Iii Optimal Energy and Task Allocation Under Static Channels

In this section, we consider the offline optimization of problem (1) under the special scenario with static channels, where and , . In this scenario, we define for notational convenience. Accordingly, the energy minimization problem () is reduced as

(9a)
(9b)

In the following, we obtain the well-structured optimal solution to problem (). To start with, we notice that at the optimality of problem (), the -th constraint in (9b) must be tight. In other words, we have

(10)

since otherwise one can always achieve a smaller objective value of problem () by decreasing the energy amount allocated at slot without violating constraints (8c) and (8d). Substituting (10) into the objective function, it is evident that the optimal task allocation solution of and to problem () can be obtained by equivalently solving the following total computation energy consumption minimization problem:

Let denote the optimal solution to problem (2), where the task allocation corresponds to the optimal solution to problem (). Furthermore, under and , any energy allocation that satisfies the constraints in (9b) and (10) is actually the optimal solution of to problem (). Therefore, in the following we first obtain and by solving problem () and then find based on (9b) and (10).

Iii-a Obtaining Optimal and by Solving Problem ()

Note that problem () is a convex optimization problem that satisfies the Slater’s condition. Therefore, strong duality holds between problem () and its Lagrange dual problem [26]. Let , , and , denote the Lagrange multipliers associated with the constraints in (8c) and (8d) in problem (), and and , , denote the Lagrange multipliers associated with and , respectively. The following KKT conditions are sufficient and necessary for and to be the primal and dual optimal solutions to problem ()[26]:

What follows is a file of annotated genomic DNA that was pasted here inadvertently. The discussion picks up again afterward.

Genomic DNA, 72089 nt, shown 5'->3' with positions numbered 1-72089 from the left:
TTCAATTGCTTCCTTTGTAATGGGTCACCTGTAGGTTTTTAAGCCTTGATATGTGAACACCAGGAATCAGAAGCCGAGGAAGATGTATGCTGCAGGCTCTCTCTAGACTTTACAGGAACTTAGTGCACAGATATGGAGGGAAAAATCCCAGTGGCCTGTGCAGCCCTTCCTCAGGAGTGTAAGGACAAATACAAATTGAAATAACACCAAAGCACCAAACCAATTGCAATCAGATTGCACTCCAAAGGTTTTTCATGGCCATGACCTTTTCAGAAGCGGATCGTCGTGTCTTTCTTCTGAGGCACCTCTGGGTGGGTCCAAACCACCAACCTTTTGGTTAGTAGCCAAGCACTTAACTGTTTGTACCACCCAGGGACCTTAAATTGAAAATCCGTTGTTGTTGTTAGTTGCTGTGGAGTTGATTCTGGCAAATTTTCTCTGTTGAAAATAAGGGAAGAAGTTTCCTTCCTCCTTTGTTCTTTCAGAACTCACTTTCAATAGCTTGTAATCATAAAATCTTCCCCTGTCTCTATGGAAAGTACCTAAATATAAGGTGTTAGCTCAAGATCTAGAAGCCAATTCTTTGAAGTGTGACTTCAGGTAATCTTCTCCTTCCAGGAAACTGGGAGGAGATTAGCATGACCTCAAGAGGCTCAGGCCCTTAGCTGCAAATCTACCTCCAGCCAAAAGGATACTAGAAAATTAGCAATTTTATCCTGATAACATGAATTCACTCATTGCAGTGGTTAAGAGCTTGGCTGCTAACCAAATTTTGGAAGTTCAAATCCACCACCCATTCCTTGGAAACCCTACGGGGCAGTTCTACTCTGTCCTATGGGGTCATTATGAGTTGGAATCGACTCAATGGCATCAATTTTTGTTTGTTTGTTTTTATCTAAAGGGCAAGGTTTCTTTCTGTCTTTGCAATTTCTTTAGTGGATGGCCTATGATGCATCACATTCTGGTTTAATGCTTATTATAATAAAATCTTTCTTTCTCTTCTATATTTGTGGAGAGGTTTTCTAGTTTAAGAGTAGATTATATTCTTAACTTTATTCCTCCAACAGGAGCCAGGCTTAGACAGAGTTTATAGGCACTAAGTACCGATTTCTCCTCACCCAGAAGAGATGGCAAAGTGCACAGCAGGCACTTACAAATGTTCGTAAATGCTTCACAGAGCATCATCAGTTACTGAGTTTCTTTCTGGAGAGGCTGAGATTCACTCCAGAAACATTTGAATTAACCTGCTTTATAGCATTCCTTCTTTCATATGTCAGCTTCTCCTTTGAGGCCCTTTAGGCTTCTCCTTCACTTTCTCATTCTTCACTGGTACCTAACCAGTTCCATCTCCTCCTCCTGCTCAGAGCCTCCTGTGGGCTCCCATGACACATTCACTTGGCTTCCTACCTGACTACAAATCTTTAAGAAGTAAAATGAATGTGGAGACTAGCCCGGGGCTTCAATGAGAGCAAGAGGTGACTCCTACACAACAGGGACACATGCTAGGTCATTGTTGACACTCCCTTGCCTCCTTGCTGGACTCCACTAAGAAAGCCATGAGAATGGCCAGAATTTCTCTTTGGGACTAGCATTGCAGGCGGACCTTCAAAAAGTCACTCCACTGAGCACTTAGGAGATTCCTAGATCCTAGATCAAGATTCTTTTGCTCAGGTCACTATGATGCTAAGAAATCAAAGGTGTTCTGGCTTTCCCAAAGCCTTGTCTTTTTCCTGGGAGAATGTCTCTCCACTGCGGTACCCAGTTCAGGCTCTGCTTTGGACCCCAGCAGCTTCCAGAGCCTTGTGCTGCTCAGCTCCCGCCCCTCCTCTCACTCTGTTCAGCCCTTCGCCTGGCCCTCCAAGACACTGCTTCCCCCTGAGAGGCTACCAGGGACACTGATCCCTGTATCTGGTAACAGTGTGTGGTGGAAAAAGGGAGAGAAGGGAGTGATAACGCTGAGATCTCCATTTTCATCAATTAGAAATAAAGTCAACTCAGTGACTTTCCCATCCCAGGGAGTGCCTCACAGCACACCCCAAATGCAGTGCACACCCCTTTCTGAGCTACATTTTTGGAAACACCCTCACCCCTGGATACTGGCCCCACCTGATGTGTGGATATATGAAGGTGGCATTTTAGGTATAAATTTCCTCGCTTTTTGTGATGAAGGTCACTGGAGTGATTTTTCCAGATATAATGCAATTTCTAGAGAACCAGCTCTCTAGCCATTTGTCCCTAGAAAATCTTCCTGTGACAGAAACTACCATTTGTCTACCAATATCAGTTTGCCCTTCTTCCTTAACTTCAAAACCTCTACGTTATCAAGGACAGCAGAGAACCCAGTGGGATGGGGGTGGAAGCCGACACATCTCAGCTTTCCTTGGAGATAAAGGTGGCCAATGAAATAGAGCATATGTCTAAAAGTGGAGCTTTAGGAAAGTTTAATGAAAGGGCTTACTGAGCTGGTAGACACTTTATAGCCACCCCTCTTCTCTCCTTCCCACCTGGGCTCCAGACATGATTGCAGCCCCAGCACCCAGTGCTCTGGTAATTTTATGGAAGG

(11a)
(11b)
(11c)
(11d)
(11e)

where (11a-b) denote the primal and dual feasible conditions, (11c) denotes the complementary slackness conditions, and (11d) and (11e) mean that the gradients of the Lagrangian with respect to and vanish at and , , respectively. Based on the KKT conditions in (11) together with some algebraic manipulations, one can obtain the optimal solution in a closed form to problem () in the following theorem.

Theorem 1

For problem (), the optimal number of task input-bits for local computing and for offloading are expressed as

(12a)
(12b)

respectively, where , .

Proof:

Based on (11a–d), the optimal number of task input-bits for local computing is obtained as in (12a), where , . Similarly, based on (11a–c) and (11e), we obtain the optimal number of task input-bits for offloading as in (12b) for any .

For ease of description, we refer to in (12) as the computation level at slot . Based on the KKT optimality conditions in (11), it is verified that the computation level is always nonnegative, i.e., , . In addition, since and , , the computation level increases monotonically over slots, i.e., . Furthermore, we define and refer to slot as a transition slot if the computation level increases strictly after this slot, i.e., . It is clear that the last slot is always a transition slot. Let collect all the transition slots within the horizon such that for and . Based on Theorem 1 and the monotonically increasing nature of computation levels over time, we establish the following proposition.

Proposition 1

The optimal task allocation of and for problem () satisfies the so-called staircase property below.

  • The number of task input-bits for local computing and for offloading both increase monotonically over slots, i.e., and .

  • If slot is a transition slot, then it holds that , i.e., the task buffer at the user is completely cleared after this slot.

Proof:

Based on (12), since , it yields that and . Therefore, the first property of Proposition 1 is proved.